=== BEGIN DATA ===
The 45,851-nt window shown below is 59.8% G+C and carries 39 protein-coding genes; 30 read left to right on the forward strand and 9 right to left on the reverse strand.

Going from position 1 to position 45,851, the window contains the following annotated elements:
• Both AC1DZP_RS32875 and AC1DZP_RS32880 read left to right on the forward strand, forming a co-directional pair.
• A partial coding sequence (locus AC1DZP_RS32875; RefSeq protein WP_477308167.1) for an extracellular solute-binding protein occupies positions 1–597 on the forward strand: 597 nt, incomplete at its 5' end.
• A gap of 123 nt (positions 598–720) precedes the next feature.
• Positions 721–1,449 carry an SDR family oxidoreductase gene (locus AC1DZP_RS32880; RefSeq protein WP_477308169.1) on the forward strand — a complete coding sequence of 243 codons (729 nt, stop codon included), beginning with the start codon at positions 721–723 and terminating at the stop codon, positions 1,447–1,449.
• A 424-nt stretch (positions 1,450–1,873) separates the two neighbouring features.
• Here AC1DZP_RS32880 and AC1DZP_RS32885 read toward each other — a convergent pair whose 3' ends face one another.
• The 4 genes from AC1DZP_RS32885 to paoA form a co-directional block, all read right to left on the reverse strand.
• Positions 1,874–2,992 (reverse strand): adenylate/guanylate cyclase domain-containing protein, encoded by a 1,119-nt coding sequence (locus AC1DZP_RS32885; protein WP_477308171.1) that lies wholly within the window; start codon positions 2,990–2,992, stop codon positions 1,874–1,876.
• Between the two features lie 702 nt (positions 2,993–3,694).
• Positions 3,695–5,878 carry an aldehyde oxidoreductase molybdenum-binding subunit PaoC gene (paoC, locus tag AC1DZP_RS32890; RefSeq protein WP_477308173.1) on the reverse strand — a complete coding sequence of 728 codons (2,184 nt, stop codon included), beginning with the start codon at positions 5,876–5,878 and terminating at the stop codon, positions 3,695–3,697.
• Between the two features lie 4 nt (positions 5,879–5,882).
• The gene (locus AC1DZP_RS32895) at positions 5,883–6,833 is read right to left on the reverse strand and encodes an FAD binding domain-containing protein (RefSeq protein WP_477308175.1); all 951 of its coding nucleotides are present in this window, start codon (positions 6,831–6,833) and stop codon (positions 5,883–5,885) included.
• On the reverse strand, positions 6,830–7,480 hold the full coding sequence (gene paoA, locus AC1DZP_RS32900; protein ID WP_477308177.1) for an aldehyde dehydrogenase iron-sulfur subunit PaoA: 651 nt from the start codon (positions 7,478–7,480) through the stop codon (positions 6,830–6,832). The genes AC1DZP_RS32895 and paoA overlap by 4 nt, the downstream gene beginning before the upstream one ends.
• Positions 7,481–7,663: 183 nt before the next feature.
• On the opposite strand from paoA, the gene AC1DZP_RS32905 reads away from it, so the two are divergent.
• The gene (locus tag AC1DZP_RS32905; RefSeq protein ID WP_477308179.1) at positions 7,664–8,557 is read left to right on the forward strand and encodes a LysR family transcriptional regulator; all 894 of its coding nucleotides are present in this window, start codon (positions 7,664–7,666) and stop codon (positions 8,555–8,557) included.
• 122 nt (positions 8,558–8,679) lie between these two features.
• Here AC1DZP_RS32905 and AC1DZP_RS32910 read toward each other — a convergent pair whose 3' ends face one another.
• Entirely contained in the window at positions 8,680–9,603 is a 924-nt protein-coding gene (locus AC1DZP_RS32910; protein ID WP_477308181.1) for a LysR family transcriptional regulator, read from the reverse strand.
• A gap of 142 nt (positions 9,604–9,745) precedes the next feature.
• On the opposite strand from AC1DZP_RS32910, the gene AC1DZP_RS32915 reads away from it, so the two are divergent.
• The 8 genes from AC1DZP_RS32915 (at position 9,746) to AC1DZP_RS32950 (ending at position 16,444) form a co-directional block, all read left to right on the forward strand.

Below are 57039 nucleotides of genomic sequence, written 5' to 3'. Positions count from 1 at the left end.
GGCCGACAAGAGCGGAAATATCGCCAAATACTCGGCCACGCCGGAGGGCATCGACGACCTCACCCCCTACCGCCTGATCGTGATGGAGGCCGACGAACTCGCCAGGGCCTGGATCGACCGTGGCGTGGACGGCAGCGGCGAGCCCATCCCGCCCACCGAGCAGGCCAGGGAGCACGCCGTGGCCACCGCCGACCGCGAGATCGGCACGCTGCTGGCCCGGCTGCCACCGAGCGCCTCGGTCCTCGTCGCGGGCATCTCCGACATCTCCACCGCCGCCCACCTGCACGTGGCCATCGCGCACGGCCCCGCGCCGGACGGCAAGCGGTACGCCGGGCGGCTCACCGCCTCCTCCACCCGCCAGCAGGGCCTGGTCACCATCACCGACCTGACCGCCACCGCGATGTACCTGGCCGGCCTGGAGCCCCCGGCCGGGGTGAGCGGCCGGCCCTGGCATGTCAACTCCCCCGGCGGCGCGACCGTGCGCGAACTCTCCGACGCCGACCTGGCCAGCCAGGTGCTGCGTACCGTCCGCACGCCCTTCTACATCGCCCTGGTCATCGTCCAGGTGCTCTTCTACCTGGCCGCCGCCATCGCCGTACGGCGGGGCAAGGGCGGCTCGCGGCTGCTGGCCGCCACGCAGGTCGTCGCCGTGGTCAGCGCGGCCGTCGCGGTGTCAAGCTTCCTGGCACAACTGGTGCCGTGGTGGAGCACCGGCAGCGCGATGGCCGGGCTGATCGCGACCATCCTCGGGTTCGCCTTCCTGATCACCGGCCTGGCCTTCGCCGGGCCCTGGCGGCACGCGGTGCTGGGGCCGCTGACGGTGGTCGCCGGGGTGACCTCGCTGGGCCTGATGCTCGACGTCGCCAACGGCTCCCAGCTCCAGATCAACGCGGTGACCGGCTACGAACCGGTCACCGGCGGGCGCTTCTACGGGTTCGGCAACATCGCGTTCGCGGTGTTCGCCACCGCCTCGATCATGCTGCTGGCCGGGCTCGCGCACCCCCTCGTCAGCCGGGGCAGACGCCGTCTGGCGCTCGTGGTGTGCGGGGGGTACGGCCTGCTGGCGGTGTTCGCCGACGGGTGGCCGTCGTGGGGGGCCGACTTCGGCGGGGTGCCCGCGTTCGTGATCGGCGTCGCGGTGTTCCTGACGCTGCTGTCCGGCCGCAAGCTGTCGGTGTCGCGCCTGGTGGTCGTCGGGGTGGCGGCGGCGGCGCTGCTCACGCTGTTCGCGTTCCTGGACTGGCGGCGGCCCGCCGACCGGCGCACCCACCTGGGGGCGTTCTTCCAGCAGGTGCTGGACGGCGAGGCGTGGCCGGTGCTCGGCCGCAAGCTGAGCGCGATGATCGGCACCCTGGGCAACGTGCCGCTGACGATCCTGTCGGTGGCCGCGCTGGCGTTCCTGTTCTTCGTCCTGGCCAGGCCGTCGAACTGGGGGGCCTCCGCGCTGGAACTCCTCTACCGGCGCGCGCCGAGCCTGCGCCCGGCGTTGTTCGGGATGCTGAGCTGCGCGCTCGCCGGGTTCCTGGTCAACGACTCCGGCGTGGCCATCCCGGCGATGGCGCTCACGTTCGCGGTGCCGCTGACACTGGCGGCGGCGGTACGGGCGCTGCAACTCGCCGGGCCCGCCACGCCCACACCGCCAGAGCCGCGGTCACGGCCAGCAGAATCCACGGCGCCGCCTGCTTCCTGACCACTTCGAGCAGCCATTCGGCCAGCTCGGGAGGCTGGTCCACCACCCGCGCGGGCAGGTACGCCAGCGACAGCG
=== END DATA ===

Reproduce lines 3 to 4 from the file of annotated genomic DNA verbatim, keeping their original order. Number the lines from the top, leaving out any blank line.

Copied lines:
• Both AC1DZP_RS32875 and AC1DZP_RS32880 read left to right on the forward strand, forming a co-directional pair.
• A partial coding sequence (locus AC1DZP_RS32875; RefSeq protein WP_477308167.1) for an extracellular solute-binding protein occupies positions 1–597 on the forward strand: 597 nt, incomplete at its 5' end.